Up until recently, it was difficult to legally gamble anywhere in New York, let alone on a computer or phone. For decades, official wagering in the state was limited to state-run lotteries and betting on horse races – as well as gambling allowed on Native American tribal lands under federal law. New York authorized four Las Vegas-style casinos upstate in 2013, and each of those opened or expanded into offering a full array of table games between late 2016 and early 2018.

In May 2018, the U.S. Supreme Court struck down the 1992 Professional and Amateur Sports Protection Act that had effectively outlawed sports betting throughout the country, with the most notable exception being Nevada. That decision paved the way for states to legalize sports wagering, and very quickly the floodgates opened. New Jersey was among the first to act and within a year a dozen states had passed some sort of legalization bill. Within two years, more than 20 states had.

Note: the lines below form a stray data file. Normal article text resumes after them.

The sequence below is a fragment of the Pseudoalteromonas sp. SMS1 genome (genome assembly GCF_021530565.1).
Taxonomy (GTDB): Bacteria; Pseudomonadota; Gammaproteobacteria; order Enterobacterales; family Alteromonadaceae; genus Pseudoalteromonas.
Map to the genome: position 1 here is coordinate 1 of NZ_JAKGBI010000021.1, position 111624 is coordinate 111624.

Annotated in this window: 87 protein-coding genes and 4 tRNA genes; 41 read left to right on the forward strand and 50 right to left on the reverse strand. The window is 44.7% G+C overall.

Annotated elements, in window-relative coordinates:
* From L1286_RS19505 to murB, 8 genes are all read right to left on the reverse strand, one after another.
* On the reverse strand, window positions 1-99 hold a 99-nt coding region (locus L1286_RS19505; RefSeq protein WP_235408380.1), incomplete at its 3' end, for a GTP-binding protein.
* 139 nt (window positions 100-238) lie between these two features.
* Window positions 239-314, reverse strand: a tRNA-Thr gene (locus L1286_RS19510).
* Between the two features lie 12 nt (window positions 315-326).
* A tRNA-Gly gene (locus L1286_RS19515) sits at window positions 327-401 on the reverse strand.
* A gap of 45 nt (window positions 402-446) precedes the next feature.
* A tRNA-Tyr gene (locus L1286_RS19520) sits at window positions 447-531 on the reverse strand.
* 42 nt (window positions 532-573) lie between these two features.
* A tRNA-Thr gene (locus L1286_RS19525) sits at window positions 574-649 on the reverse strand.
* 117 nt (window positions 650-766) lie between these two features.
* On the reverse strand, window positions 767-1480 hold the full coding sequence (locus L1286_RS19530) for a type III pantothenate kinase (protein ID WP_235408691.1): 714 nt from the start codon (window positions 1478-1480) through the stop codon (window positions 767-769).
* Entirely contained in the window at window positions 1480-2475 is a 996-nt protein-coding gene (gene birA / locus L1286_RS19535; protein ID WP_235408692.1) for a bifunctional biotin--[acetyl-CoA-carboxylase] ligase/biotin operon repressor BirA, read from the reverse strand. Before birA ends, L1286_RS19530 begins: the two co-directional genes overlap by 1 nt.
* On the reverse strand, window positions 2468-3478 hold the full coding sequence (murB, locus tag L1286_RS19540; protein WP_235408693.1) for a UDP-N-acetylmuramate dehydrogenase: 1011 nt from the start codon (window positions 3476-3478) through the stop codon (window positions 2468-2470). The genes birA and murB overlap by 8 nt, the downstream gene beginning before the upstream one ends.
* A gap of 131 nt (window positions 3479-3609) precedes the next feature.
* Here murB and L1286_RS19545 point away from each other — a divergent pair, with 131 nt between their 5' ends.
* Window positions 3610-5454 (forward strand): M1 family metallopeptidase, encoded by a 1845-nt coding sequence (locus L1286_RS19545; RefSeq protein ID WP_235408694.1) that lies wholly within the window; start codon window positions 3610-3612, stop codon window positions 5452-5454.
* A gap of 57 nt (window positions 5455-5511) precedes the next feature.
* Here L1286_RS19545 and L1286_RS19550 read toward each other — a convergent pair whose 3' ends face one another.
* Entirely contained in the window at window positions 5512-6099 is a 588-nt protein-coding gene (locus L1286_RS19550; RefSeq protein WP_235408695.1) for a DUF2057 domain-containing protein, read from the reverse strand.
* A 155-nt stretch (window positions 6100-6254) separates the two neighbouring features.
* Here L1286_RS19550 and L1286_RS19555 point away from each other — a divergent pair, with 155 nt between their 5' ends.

New York was not one of them, however, as then-Gov. Andrew Cuomo had initial misgivings about allowing mobile betting. Eventually, after seeing almost all of the states around New York legalize it, Cuomo relented and included legalized sports betting in the 2021 state budget agreement. Cuomo did still get his way, as the state implemented the regulatory scheme and high tax rate he had insisted on, but that did not dissuade many sports betting companies from applying to operate in New York.